Maundy Thursday 2017
John 13:1-17, 31b-35
I have been thinking a lot about membership lately. Maybe it is because we have a new member evening coming up next week, maybe it’s because I restarted our family membership to the YMCA, or maybe it is because of this night, these scripture readings and this Savior that I have been musing about membership, inclusivity, what it takes to be a church.
When the bureaucratic higher ups of the church want to know about our membership what they expect in return are numbers. They want to know how many people are here on Sundays, how many folks remain on our roster and who many households are giving regularly to support the ministry here. Now, you are all savvy enough to know that those numbers describe certain elements of a congregation, but in no way do they define the church or exhaust the multifaceted ways in which we come together as a spiritual community.
I fear our human inclinations to organize ourselves are typically marked with such formalities, clear lines we can draw around ourselves and then around others. We like to know who are “members” are, who are family is so that we know exactly where our allegiances should lay. When families do not fit the mold, when church attendees are different than the mainline, when neighbors look, act, or think differently -- we begin the human inclination of line drawing, label making.
At a church I used to work at there was a group of older woman that always sat on the same side of the large sanctuary, about three from the front. They labeled that pew “widow’s row”. I was working as a musician at the time and spent many a service up in the balcony overlooking the sanctuary filled with people, but always found myself wondering about widow’s row. They looked so neat and orderly with their differing shades of silver hair filling the pew. One day I asked Lolly about when she began sitting in widow’s row. She said she never really had a choice, the first time she showed up to church after her husband’s death, the women surrounded her and brought her right up to her new home pew in the sanctuary. Lolly said it was not until her husband’s death that she realized coming to church was probably really difficult for those who did not fit the mold of a “normal” church family. Lolly said something I will never forget during that conversation, she said I think I’ve always been friendly as someone who came here with my spouse and family, but I don’t think I was always welcoming, not like those widows were to me on my first Sunday back. Friendly, yes...welcoming, maybe not.
I thought of my conversation with Lolly when I read the scene of Jesus washing the disciples feet. It seems, at first glance, like a really “nice” story, just a friendly teacher doing a friendly thing for others. Yet when Peter gets embarrassed by this act of humility and intimacy, Jesus’ response signals to us that this is so much more than a friendly gesture. Jesus says, “Unless I wash your feet, you will have no share with me.”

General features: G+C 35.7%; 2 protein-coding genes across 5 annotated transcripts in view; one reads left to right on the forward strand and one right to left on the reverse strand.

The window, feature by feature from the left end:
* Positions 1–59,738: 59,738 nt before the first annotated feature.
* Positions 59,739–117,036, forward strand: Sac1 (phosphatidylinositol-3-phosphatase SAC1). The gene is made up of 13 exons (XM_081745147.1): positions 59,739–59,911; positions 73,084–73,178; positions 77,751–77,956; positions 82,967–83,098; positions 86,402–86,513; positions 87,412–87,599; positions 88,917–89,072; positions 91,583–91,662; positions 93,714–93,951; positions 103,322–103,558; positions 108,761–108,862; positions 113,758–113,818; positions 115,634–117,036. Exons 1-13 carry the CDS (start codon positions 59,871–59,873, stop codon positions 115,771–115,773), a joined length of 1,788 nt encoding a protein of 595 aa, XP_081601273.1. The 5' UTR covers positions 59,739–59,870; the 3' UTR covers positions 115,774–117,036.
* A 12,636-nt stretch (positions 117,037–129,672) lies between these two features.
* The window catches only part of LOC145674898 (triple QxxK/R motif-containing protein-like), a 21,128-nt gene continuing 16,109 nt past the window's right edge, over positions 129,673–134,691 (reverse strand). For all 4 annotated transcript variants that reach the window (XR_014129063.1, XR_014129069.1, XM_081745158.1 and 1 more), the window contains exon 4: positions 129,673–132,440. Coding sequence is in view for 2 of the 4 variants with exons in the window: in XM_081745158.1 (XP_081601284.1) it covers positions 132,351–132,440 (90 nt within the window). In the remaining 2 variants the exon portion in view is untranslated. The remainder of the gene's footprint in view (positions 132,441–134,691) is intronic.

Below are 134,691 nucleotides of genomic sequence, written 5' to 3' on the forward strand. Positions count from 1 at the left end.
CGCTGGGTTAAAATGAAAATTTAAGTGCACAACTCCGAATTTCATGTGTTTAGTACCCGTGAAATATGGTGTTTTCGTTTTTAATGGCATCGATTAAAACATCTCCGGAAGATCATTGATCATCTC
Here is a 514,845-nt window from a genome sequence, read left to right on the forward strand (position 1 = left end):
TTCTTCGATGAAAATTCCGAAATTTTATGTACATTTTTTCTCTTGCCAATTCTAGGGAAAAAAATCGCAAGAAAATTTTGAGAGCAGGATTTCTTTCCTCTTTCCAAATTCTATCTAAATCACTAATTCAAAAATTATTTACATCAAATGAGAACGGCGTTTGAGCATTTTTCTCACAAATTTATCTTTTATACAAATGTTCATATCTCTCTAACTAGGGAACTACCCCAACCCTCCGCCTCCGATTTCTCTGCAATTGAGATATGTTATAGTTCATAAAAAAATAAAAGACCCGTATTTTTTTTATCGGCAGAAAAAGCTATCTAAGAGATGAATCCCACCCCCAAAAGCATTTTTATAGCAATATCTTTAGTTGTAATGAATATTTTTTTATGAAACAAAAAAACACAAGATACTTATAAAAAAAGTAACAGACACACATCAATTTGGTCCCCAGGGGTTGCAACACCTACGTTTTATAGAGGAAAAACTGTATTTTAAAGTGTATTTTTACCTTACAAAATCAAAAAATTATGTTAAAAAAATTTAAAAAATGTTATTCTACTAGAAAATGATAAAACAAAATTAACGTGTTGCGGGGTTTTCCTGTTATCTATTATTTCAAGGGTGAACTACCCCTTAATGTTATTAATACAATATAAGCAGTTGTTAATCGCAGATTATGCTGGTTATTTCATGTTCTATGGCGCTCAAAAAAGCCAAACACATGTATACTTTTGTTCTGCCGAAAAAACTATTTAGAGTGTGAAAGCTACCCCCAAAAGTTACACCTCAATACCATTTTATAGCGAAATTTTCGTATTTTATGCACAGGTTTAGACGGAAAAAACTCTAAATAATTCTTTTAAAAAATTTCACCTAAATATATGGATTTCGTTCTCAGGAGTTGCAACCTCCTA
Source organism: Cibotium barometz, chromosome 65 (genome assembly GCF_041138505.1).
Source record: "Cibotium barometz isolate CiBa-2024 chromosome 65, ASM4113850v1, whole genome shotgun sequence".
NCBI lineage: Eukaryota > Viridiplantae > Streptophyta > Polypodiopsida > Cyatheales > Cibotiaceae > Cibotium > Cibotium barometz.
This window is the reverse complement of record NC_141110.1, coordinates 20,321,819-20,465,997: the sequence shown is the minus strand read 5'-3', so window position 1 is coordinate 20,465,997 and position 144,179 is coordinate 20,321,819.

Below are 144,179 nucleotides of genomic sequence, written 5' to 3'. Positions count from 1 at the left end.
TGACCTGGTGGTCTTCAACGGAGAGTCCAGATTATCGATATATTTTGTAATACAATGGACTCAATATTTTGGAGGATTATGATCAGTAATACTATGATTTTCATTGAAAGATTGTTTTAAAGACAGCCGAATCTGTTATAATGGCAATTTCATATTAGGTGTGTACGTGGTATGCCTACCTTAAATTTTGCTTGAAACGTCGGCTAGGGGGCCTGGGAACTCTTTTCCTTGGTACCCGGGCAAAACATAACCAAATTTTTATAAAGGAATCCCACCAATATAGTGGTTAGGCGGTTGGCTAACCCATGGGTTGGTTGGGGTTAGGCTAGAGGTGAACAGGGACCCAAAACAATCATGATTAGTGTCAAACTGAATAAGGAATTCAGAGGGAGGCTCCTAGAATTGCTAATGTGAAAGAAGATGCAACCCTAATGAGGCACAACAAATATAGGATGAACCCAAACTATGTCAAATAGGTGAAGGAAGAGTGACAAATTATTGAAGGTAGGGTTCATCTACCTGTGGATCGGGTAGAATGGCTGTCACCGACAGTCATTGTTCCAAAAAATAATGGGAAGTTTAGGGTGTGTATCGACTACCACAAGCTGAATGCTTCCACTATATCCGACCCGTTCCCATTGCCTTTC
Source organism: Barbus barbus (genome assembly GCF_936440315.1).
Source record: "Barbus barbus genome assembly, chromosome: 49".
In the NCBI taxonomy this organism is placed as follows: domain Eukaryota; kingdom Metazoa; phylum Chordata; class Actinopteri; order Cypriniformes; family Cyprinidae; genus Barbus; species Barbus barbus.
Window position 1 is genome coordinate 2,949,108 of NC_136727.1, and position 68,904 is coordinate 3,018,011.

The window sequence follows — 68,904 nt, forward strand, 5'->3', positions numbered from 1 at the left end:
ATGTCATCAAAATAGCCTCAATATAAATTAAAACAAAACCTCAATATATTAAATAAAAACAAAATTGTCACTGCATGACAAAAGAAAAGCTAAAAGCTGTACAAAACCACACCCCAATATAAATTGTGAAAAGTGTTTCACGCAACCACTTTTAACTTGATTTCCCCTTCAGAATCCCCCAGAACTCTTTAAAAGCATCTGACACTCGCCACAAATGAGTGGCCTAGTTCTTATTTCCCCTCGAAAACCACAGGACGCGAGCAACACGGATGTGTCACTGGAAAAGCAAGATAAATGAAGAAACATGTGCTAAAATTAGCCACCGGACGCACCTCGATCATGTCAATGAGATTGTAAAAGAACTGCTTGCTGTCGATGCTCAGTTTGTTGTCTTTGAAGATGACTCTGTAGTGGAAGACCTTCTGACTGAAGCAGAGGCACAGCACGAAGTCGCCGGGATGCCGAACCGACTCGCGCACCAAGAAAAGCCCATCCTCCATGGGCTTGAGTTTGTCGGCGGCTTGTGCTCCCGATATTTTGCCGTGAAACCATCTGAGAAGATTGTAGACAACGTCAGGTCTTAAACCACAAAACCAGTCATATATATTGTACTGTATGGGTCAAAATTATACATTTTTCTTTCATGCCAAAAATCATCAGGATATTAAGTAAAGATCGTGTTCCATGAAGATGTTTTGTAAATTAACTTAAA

Jesus is showing Peter, who will soon lead the community of Jesus’ followers and build the church, how a community that is united by Jesus will be defined. Jesus wasn’t counting their feet, he wasn’t checking out the quality of their sandals to see how much money they may have, he didn’t even check to see who was in a proper family or not...no Jesus wanted this community to be unified by the grace and generosity of God.
That is what tonight is all about. We began with confession, remembering our sin, remembering our part in exclusion, and then there is the intimate gesture of hand washing (do not be surprised when we take the courageous step to feet washing). Jesus took the posture of what a nameless slave would sometimes do, but often, with the dusty, dirty nature of feet at this time even a gracious host would simply make clean water available to their guests and they would be washing their own feet. Jesus steps over the social boundaries, he moves away from the place of honor at the table and aligns himself with the lowliest of people. He takes off the robe, wears and towel and insists that the unifying act of his people will be that they are washed, touched, and loved through the humble servanthood of God.
The word “Maundy” comes from the Latin word for “command”. Tonight is “Command Thursday” and Jesus’ command to us is clear “Love one another as I have loved you.” Please notice this is not the golden rule “treat others like you would like to be treated” -- our human nature does not define the church of Christ, thank God!
Jesus says we are to love one another with a posture of humility, awareness, nurture and love as he did on that night when even though he stared death in the face, even though he knew God had placed all things into his hands, he still picked up the basin and towel and loved first. Like those women in widow’s row who had looked death in the face, then waited for their new sister in grief and ushered her into a row of support and belonging, could we, the church in the valley, take a posture of such welcoming?
Amidst bombings, international tensions, hostility in our own land, tragic deaths in our church, let us pray with our whole hearts...God, help us to love one another has you have so loved us. Amen.